The Biden administration issued several new COVID-19 worker safety guidelines on Jan. 29 in what officials said was a first step in bolstering worker protections against the virus and preventing outbreaks in the workplace. The guidance from the federal Occupational Safety and Health Administration is part of an effort to create uniform nationwide standards on what’s expected of businesses.
The new OSHA guidance is just that, guidance. As with the guidance from OSHA under the Trump administration, the Jan. 29 announcement does not create legal requirements or workplace standards. The guidance includes 15 steps employers can take as part of their COVID-19 prevention efforts. They can require customers and workers to wear masks, they can cover the costs of the COVID-19 vaccine for their workers and they can set up a process for workers to anonymously report COVID-19 safety violations. Employers can also instruct infected workers or those exposed to COVID-19 to remain home, and isolate those who show up with symptoms.
And the guidelines call for much of what has already been ordered in states like New Jersey: social distancing to prevent overcrowding, sanitization and the use of personal protective equipment such as gloves and masks.
M. Patricia Smith, a senior counselor for the secretary of labor, said that the agency would be holding meetings with union heads and business executives on whether the federal government should issue emergency standards. Under the order, OSHA would have to enact them by March 15. “As directed in the president’s executive order, OSHA is currently assessing whether a temporary emergency standard is necessary to protect workers, a process reflecting developments in science and the shape of the pandemic,” Jim Frederick, the newly appointed deputy assistant secretary of labor for OSHA, said in an email.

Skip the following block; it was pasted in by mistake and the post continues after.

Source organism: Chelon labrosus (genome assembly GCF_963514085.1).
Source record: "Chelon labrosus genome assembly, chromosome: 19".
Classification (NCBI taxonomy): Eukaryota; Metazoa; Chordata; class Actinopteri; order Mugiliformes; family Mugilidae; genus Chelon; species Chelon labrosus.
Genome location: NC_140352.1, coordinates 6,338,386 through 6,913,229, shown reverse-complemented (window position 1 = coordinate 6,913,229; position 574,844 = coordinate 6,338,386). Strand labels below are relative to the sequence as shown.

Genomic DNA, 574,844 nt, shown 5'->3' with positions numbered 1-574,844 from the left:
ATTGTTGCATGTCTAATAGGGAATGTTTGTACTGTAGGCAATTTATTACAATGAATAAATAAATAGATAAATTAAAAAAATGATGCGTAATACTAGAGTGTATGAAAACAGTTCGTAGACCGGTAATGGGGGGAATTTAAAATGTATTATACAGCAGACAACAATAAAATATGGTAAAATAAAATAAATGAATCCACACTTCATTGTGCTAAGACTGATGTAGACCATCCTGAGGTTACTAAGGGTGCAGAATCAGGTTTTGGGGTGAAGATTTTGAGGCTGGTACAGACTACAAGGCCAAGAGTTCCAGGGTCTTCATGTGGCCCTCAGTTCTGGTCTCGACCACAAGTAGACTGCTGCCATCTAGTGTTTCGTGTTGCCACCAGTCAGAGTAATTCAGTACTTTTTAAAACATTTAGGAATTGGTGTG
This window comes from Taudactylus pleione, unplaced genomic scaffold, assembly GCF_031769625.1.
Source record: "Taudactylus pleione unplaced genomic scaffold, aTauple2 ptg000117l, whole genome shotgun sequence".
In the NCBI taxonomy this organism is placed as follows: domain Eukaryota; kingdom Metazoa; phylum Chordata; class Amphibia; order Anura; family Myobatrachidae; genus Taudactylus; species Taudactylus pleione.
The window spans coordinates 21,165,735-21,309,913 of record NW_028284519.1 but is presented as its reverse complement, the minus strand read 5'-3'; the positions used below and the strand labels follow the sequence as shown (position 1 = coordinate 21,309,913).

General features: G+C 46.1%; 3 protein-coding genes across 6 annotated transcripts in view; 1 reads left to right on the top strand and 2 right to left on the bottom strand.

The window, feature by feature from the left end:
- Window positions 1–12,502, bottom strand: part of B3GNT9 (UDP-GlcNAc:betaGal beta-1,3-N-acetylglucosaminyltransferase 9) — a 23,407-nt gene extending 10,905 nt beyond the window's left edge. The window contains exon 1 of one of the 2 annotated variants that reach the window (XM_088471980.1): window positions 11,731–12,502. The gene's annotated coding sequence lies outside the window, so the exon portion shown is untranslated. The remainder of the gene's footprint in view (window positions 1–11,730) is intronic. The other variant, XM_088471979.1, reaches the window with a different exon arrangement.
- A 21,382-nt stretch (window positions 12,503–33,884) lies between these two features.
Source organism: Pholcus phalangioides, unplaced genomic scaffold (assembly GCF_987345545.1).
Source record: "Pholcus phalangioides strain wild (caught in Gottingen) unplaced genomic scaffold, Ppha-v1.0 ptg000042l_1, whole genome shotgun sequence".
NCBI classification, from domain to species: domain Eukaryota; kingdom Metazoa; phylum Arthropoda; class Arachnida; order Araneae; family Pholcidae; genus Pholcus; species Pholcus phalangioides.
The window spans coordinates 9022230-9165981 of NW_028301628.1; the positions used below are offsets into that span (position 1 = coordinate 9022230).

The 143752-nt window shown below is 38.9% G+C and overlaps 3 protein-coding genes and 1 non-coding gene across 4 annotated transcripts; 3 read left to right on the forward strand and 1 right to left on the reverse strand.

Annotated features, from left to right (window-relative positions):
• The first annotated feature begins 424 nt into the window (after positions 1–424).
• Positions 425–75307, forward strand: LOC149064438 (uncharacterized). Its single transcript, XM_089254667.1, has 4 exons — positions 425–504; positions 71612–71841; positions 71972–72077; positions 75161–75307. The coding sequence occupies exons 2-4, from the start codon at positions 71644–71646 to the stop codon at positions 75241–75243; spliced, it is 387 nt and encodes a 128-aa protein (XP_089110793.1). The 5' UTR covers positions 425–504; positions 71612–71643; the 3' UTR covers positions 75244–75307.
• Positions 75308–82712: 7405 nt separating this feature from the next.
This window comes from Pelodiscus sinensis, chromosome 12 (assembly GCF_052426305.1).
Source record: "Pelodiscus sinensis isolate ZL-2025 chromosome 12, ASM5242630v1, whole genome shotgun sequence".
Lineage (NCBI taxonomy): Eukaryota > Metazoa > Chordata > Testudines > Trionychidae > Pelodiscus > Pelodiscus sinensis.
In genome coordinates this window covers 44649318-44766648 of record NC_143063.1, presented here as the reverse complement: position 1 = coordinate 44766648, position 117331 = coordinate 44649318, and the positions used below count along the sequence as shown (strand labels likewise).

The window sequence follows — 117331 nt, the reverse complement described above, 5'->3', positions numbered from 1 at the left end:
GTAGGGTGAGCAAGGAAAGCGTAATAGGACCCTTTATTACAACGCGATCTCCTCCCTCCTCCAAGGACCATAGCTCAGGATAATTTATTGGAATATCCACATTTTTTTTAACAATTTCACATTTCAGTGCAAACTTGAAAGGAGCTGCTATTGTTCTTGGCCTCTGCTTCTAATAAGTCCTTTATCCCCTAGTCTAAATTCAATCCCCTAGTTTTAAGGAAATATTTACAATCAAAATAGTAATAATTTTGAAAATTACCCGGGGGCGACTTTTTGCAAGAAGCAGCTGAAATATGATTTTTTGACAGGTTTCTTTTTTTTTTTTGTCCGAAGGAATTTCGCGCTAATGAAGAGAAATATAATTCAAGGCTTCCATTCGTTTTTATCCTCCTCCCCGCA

If legal workplace standards are deemed necessary, Frederick said, then the agency will publish them. “In the meantime, the severe nature of the COVID-19 pandemic demands immediate action to prevent needless deaths and illness,” he added. “The guidance OSHA released today is the sort of clear guidance that employers need to keep their workers safe and reopen the economy.”
OSHA officials on Jan. 29 did not provide specifics on whether they would increase inspections and enforcement.
While critics have objected to the lack of legal requirements with teeth, supporters of the new guidance argue that it marks a pivot from what they said was the hands-off approach OSHA took to worker safety under the Trump administration.
Debra Coyle McFadden, who heads the New Jersey Work Environment Council, called the guidelines a “great first step” which “sends a message that OSHA will no longer be missing in action.”
“It lays out a very good set of recommendations for employers, but without an enforcement mechanism it leaves it entirely up to the employers to decide whether or not to follow OSHA’s advice,” Todd Vachon, faculty director at the Labor Education Action Research Network at Rutgers University, said in an email.
“Some will do the right thing – probably the ones that already are – but others will simply calculate the costs and benefits and make a decision on whether or not to follow these recommendations based upon their bottom line.”